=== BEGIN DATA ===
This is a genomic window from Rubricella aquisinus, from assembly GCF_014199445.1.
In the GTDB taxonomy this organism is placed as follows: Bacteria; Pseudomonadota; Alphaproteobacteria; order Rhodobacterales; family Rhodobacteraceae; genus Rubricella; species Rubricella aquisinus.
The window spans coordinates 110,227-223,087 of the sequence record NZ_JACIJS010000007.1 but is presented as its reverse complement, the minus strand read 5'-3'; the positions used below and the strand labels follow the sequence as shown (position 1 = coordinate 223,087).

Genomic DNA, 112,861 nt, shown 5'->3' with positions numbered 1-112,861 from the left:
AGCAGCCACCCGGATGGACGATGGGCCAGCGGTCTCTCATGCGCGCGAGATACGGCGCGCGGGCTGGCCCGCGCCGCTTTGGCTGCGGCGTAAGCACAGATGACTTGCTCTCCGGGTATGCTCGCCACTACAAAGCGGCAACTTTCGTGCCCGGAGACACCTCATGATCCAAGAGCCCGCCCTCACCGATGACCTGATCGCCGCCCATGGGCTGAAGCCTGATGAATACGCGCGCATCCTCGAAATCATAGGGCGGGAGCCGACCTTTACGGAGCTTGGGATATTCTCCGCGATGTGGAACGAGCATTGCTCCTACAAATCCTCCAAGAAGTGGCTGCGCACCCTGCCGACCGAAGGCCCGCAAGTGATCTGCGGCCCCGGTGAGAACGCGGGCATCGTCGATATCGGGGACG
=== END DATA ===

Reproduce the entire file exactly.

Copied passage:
This is a genomic window from Rubricella aquisinus, from assembly GCF_014199445.1.
In the GTDB taxonomy this organism is placed as follows: Bacteria; Pseudomonadota; Alphaproteobacteria; order Rhodobacterales; family Rhodobacteraceae; genus Rubricella; species Rubricella aquisinus.
The window spans coordinates 110,227-223,087 of the sequence record NZ_JACIJS010000007.1 but is presented as its reverse complement, the minus strand read 5'-3'; the positions used below and the strand labels follow the sequence as shown (position 1 = coordinate 223,087).

Genomic DNA, 112,861 nt, shown 5'->3' with positions numbered 1-112,861 from the left:
AGCAGCCACCCGGATGGACGATGGGCCAGCGGTCTCTCATGCGCGCGAGATACGGCGCGCGGGCTGGCCCGCGCCGCTTTGGCTGCGGCGTAAGCACAGATGACTTGCTCTCCGGGTATGCTCGCCACTACAAAGCGGCAACTTTCGTGCCCGGAGACACCTCATGATCCAAGAGCCCGCCCTCACCGATGACCTGATCGCCGCCCATGGGCTGAAGCCTGATGAATACGCGCGCATCCTCGAAATCATAGGGCGGGAGCCGACCTTTACGGAGCTTGGGATATTCTCCGCGATGTGGAACGAGCATTGCTCCTACAAATCCTCCAAGAAGTGGCTGCGCACCCTGCCGACCGAAGGCCCGCAAGTGATCTGCGGCCCCGGTGAGAACGCGGGCATCGTCGATATCGGGGACG